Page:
Aussie TikTok stars could soon see big pay day
It's the social media platform on which traditional celebrity has little currency. Kardashian? Swift? Celeste? Even Bieber. Pfffft. They might be famous. But they ain't TikTok famous.
TikTok - for all the mumblings about Chinese spyware, porn infiltration and social bullying - is the place where normal kids rule.
Well, sort of normal.
It's a place where it's not enough to have loads of money, a reality TV show, nice clothes, nice houses or an expertise in applying the right amount of contouring makeup.
On TikTok you have to be able to dance, act a little and, most importantly, you have to be funny.
It also helps if you are easy on the eye, but it is not essential.
So influential are these kids that pedestrian celebrities such as RnB singer Jason Derulo are lining up to star in TikToks with them - just to get their numbers up.
One TikTok dance with Addison Rea or Charli D'Amelio, Taylor Holder or Bryce Hall can add thousands of likes overnight.
Don't know who they are?
Well, they are the TikTok elite. Between them they have more than 100 million followers - and many of them are still in their teens.
D'Amelio, who is the world's leading TikTok star with almost 51 million followers, is just 15.
They "whoah" their days away on TikTok - entertaining their fans and kerchinging up sponsorship bucks from anyone and everyone - from clothes manufacturers and watchmakers to soft drink behemoths and even Tesla.
Some polish their dance routines in their bedrooms while others, the big ones, - live in sponsored share houses - the Hype House and the Sway House - using their collective pulling power to triple their audiences.
This is a trend across a few different social platforms, the young stars shacking up in mansions that would make some A-listers jealous and filming their videos in the pool or on the tennis court, just to rub it in. There have been such collaboration among YouTube's elite and it's also a big thing with "clans" within the gaming community.
It goes to show just how much money there is to be made on this relatively new social phenomenon, with the top users said to be earning anywhere up to $US200,000 - per post.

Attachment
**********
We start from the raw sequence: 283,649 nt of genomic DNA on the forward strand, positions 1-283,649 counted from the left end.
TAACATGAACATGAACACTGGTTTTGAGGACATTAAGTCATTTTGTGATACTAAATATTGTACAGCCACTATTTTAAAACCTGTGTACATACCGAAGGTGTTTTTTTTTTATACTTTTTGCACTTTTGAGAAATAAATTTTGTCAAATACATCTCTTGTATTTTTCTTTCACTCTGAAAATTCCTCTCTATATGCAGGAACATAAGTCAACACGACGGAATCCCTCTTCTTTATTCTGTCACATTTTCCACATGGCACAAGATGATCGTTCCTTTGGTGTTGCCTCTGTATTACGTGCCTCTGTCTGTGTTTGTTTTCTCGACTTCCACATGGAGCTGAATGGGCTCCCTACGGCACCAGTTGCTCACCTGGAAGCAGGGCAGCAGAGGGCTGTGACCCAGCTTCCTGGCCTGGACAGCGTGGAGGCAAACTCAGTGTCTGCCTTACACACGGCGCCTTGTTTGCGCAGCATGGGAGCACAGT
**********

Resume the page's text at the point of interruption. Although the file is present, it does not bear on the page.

TikTok was born in 2017 by Chinese start-up ByteDance, who had launched Douyin, basically TikTok but with stricter censorship rules, in its home country a year earlier. When it merged with musical.ly a year later, it became available across the planet, and its rapid rise in popularity began.
AUSTRALIA'S TOP 10 TIKTOK STARS
1. Sarah Magusara 13.1m (Dance/Comedy)
2. The Rybka Twins 10.6m (Dance/Sport)
3. Mullenslays 5.9m (Gamer)
4. Mochapom 5m (Dog)
5. The Chainz Family 4.6m (Comedy)
6. Brodie Pawson 4.6m (Parkour)
7. Zinccx 4.1m (Comedy)
8. Jefo 4.0m (Comedy/Dance)
9. Jackson Aces 3.8m (Magic)
10. How Ridiculous 3.5m (Trickshots)
With much of the world locked inside during the coronavirus pandemic, the creativity has been flowing free and fast from all corners of the globe.
The platform allows users to upload short videos that are typically based around
lip-synching popular music, performing some kind of special talent or showing off their version of a popular dance routine that has sprouted up somewhere else on the service. Hilarity, or at least attempts at it, run supreme across it all.
Talent agents and casting directors across the world would be remiss not to take a deep dive into TikTok the next time they are on the hunt for a fresh new face - there is some serious young talent on this platform that would otherwise never be found.
Australia has embraced the new platform and everyone is trying to grab a piece of the action, with some attempts a little more cringey than others.
Karl Stefanovic and David Warner have both been making appearances with their respective daughters and the results have been - mixed.